What'll it be: Olive oil or bread?

We frequently discuss the advisability of consuming fats, carbohydrates, and various types within each category.

But what's the worst of all? Combining fats with carbohydrates.

Putting aside the wheat-is-worst form of carbohydrate issue and treating bread as a prototypical carbohydrate, let's play out a typical scenario, a make-believe feeding study in which a theoretical person is fed specific foods.

John is our test person, a 40-year old, 5 ft 10 inch, 210 lb, BMI 27.7 (roughly the mean for the U.S.) He starts with an average American diet of approximately 55% carbohydrates and 30% fat. Starting lipoproteins (NMR):

LDL particle number 1800 nmol/L
Small LDL 923 nmol/L

(The LDL particle number of 1800 nmol/L translates to measured LDL cholesterol of 180 mg/dl, i.e., drop last digit or divide by 10.)

Also, calculated LDL cholesterol is 167 mg/dl (yes, underestimating "true" measured LDL), HDL 42 mg/dl, triglycerides 170 mg/dl.

We feed him a diet increased in carbohydrates and reduced in fat, especially saturated fat, with more breakfast cereals, breads and other wheat products, pasta, fruit juices and fruit, and potatoes. After four weeks:

LDL particle number 2200 nmol/L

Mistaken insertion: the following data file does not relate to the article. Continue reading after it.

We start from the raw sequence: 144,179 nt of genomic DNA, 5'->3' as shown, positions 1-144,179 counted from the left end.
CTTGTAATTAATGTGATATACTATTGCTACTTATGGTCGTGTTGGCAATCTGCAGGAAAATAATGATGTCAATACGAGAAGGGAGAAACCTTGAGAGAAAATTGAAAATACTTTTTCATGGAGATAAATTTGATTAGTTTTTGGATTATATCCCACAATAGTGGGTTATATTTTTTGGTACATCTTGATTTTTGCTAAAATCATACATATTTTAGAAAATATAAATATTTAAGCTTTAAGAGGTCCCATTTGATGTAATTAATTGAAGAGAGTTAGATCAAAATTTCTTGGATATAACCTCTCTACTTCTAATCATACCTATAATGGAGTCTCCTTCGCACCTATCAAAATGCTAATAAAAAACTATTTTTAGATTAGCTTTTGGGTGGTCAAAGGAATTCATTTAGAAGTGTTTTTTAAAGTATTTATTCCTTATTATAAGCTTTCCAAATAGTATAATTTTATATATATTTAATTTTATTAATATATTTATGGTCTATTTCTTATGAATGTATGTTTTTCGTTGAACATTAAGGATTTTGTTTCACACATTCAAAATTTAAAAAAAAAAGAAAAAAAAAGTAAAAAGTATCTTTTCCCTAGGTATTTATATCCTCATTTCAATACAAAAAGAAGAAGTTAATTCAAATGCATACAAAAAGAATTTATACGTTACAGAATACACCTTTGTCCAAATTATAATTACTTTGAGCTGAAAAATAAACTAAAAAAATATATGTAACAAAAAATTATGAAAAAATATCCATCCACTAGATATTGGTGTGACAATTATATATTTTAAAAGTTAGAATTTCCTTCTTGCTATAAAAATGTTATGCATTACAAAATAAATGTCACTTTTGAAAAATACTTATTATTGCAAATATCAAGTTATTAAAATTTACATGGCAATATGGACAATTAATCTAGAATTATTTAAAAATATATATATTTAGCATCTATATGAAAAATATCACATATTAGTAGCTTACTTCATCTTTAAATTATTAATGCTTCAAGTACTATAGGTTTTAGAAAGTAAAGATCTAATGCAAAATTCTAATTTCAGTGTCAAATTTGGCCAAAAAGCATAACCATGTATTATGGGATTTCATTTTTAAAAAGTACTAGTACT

Small LDL 1378 nmol/L

Note that LDL particle number has increased by 400 nmol/L due entirely to the increase in small LDL particles triggered by carbohydrate consumption. Lipids show calculated LDL cholesterol 159 mg/dl--yes, a decrease, HDL 40 mg/dl, triglycerides 189 mg/dl. (At this point, if John's primary care doctor saw these numbers, he would congratulate John on reducing his LDL cholesterol and/or suggest a fibrate drug to reduce triglycerides.)

John takes a rest for four weeks during which his lipoproteins revert back to their starting values. We then repeat the process, this time replacing most carbohydrate calories with fats, weighed heavily in favor of saturated fats like fatty red meats, butter and other full-fat dairy products. After four weeks:

LDL particle number 2400 nmol/L